ABOUT THE STORY Like RK Narayan’s Malgudi and Aravind Adiga’s Kittur, Manu V Bhattathiri’s Karuthupuzha is a fictional small town in South India whose realities come to us filtered through the distinctive vision of the writer.
In a previous story by Bhattathiri, published in The Caravan this January, we met Kunjumon: a sweetly resentful, vaguely hopeful man with a dull job as an accountant in a rice mill in Karuthupuzha. To make himself feel better after his wife left him, Kunjumon plans grand altruistic projects for the town’s poorest folk, but, comically, his schemes become redundant even as their details are being worked out.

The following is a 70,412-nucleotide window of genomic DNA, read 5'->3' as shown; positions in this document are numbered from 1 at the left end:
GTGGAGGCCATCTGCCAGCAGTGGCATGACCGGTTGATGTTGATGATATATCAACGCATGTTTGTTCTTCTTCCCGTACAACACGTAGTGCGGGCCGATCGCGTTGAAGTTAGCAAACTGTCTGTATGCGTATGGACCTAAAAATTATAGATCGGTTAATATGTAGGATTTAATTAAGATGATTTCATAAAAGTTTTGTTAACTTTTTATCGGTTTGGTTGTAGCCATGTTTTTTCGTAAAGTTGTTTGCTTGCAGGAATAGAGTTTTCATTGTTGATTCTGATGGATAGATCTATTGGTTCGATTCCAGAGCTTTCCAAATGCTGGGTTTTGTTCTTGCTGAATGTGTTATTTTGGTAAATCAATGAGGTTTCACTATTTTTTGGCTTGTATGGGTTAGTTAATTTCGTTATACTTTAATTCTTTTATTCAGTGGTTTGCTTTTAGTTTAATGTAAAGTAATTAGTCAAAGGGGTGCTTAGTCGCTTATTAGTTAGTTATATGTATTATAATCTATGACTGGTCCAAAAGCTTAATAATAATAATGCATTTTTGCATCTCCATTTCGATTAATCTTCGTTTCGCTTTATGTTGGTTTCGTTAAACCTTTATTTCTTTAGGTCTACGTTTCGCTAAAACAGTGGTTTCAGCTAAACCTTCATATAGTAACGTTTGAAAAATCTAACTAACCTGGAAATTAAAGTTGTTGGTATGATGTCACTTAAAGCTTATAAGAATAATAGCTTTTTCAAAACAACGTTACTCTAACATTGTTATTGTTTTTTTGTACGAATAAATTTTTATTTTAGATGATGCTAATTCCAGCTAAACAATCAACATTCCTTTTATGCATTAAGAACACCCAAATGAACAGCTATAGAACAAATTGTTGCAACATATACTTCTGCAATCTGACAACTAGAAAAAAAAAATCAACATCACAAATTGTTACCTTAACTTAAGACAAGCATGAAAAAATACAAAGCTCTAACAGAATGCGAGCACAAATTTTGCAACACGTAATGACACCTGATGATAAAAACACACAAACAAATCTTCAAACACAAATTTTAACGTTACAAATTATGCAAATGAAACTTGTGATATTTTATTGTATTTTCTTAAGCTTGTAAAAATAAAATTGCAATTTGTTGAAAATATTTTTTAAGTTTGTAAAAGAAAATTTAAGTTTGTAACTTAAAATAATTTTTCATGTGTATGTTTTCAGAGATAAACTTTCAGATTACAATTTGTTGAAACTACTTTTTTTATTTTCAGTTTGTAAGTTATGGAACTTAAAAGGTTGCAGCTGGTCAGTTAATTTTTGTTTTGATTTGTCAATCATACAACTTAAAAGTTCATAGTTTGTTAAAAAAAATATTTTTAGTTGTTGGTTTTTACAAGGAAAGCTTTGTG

Now, in ‘The Wife’s Leg,’ we turn towards Eeppachan, the razor-sharp and calculating boss, or mothalali, of the rice mill. Eeppachan is immensely prosperous, and has used his influence to claim Karuthupuzha’s most beautiful young woman for his bride. His power falls upon the entire town like sunlight, and it seems he should have no worries. But, as any married person finds out at some point, the difficulties of possession can be just as vexing as those of pursuit. Eeppachan gradually becomes convinced that his wife’s head has been turned. The provocative singing of a young artist who puts down roots in Eeppachan’s neighbourhood resounds in our ears, amplified by Eeppachan’s imagination and—who knows?—perhaps also that of his wife. Love, power and rage swirl through Karuthupuzha, watched by the narrator with a wry sympathy and a delicate pity.
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